A Brief History of the Fine Art of Kazakhstan

The story of professional art in Kazakhstan begins more than a hundred years ago when Nikolai Khludov arrived here from Russia, and became the first teacher of many local artists. At the time the Kazakhs were still a nomadic people and their art was constituted by the needs of the perambulatory existence – every yurt was a mobile exhibition of applied art. The collapse of the nomadic culture and the import of the Soviet revolution coincided with the active import of Russian art. From that time onward, the chief source of Kazakh artistic ideas was Russia.

Nikolai Khludov.

The professional art of Kazakhstan during its entire existence has been focused on the European style, mainly because all the information entering the country was filtered through Soviet censorship which determined a total scheme for the arts across the USSR.

Still, the Kazakhs have always striven for self-identity. The art that was entirely new and brought in from outside went through a process of adaptation to local conditions. However, the accelerated assimilation was not a mere mechanical transfer of the world’s cultural heritage to a new location – it was a difficult period for a new way of understanding of the development of the world.

In this history of Kazakh fine art, we can delineate several stages: 1920s to the 1940s was a time of laying the foundations of a professional school; the 1950s formed the Kazakh Soviet academism; the 1960s was a time of formation for the Kazakh variant of the ‘severe style’; the 1970s and 1980s saw the establishment of the ‘performance school’.

At the same time, we can see periods of stagnation, connected to the priorities of the Russian school (the 1920s to the 1950s), and periods of turbulence, marked by a more varied attention to the world (the 1960s and the 1990s).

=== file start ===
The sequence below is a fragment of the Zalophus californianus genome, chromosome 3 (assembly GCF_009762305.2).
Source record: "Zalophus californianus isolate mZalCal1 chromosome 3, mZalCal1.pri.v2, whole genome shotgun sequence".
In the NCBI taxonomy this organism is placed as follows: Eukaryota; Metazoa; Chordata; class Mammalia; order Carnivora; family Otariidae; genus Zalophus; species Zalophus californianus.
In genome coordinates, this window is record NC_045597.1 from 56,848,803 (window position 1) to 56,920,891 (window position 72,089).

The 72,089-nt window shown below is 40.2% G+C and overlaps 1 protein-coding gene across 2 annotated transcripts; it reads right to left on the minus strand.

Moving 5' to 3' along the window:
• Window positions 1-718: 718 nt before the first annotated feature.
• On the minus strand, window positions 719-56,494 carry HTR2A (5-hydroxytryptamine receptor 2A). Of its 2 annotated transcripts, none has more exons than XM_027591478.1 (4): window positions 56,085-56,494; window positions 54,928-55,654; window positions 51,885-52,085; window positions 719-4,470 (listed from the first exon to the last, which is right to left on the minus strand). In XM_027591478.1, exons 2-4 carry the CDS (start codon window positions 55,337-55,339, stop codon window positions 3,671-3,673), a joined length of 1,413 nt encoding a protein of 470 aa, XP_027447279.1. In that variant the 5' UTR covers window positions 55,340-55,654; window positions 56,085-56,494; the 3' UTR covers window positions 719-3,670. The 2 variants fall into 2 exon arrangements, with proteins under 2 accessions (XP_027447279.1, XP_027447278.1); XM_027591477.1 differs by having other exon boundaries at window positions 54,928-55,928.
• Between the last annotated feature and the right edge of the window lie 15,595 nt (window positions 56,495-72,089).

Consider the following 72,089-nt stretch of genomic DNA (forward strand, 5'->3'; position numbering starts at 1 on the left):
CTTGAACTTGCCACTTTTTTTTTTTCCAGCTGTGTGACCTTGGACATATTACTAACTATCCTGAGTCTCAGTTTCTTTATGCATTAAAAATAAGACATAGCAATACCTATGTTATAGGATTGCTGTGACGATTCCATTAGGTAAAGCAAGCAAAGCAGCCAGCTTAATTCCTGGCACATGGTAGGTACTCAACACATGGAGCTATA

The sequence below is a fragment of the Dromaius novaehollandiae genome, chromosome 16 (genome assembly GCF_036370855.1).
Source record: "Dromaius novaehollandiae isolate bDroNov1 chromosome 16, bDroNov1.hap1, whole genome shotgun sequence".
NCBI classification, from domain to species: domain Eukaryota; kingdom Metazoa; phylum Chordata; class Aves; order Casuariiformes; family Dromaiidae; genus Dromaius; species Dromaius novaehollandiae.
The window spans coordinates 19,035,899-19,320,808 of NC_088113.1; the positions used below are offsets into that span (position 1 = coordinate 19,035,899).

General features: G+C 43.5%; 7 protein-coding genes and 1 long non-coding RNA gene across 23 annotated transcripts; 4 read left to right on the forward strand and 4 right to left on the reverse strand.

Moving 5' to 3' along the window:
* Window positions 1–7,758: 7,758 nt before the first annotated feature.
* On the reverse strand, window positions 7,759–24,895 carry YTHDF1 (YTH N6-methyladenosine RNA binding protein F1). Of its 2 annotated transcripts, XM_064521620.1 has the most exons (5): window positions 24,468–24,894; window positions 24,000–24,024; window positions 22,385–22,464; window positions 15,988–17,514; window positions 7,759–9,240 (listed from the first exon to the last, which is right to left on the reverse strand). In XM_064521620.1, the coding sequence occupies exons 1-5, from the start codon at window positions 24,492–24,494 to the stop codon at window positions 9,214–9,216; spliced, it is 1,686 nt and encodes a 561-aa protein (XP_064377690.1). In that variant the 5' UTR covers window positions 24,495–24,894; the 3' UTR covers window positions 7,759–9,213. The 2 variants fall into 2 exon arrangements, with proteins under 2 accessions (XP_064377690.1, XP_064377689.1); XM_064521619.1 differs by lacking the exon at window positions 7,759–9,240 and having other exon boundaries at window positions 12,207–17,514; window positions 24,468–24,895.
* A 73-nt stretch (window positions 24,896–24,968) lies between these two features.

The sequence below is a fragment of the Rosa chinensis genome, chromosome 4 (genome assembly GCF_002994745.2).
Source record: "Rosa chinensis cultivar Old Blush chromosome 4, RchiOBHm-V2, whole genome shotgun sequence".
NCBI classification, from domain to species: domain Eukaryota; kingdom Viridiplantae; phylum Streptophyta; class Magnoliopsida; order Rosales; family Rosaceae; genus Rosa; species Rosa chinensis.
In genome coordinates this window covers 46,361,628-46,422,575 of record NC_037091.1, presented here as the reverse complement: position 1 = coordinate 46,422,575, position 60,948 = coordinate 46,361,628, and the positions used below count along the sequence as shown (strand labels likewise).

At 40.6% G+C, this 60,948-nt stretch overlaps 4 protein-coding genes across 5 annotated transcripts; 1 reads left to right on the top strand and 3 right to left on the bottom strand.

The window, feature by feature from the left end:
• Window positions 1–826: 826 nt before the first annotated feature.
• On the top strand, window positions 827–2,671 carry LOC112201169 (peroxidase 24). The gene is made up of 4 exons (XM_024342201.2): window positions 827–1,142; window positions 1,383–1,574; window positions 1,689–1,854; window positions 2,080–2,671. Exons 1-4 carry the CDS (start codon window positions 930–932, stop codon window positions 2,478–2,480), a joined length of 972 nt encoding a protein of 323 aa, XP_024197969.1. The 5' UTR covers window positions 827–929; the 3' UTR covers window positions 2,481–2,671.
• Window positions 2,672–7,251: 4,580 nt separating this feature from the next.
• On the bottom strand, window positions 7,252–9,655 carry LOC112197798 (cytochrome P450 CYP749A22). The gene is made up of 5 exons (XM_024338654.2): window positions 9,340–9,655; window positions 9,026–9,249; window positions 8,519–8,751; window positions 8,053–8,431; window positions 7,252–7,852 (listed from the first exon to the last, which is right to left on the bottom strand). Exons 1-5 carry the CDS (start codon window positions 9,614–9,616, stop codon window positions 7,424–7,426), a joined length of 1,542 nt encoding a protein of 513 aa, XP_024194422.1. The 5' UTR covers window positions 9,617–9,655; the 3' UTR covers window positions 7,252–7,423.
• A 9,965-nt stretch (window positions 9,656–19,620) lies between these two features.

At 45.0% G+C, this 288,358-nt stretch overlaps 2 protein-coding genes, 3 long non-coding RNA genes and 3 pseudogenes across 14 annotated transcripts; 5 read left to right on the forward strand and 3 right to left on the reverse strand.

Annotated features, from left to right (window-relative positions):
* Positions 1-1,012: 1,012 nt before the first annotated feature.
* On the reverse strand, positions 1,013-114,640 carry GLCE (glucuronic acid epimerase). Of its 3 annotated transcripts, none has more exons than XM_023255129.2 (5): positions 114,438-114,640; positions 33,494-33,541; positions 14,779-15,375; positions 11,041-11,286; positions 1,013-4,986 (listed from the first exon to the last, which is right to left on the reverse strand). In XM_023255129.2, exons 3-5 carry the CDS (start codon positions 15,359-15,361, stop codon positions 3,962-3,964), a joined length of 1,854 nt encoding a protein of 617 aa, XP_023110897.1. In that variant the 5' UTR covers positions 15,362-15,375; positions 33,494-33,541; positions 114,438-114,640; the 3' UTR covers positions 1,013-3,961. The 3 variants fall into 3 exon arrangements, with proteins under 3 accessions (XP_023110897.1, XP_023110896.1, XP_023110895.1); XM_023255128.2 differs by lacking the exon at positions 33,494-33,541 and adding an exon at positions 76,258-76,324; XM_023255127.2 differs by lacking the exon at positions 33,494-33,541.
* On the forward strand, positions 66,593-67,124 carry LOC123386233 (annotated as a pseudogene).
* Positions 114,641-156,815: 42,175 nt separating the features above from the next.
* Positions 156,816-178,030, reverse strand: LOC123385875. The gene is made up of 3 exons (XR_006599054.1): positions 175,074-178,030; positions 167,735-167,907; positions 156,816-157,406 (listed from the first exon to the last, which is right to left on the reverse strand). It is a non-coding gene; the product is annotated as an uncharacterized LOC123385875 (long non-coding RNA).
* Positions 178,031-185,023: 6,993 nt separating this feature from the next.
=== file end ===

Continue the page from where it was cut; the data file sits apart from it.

Young Kazakh painters returned to their homeland in the 1950s, having trained in Moscow and Leningrad. Immersed in the Soviet culture, they were asked to create art that was ‘nationalist in form and socialist in content’. But in the view of a modern viewer, their works do not meet this instruction – as, instead, they used a classical compositional scheme to fulfil the nationalist content.

The narrative scene of the time was filled with a certain nostalgia for the patriarchal life untouched by civilisation, a lost ‘golden age’. Unsurprisingly, it was the painters of the next generation, those of the 1960s, who began to seek a new national form. They attracted the outrage of their senior colleagues who were shocked by their liberties, so contrary to the rules of the academic school.

As is well-known, small tears began to appear in the Iron Curtain during the 1960s, a thaw through which could wash in information about the wider world. True, that knowledge was regulated: one could learn about Guttuso but not about the Italian futurists; Rockwell Kent was acceptable, but not Warhol; Matisse was all right, but not Duchamp. The filters may have been battered but they were still effective. Along with the inflow of international ideas of art, the Kazakhs began to understand their own values and cultural traditions.

The guest arrives, by Salihitdin Aitbayev. (1969).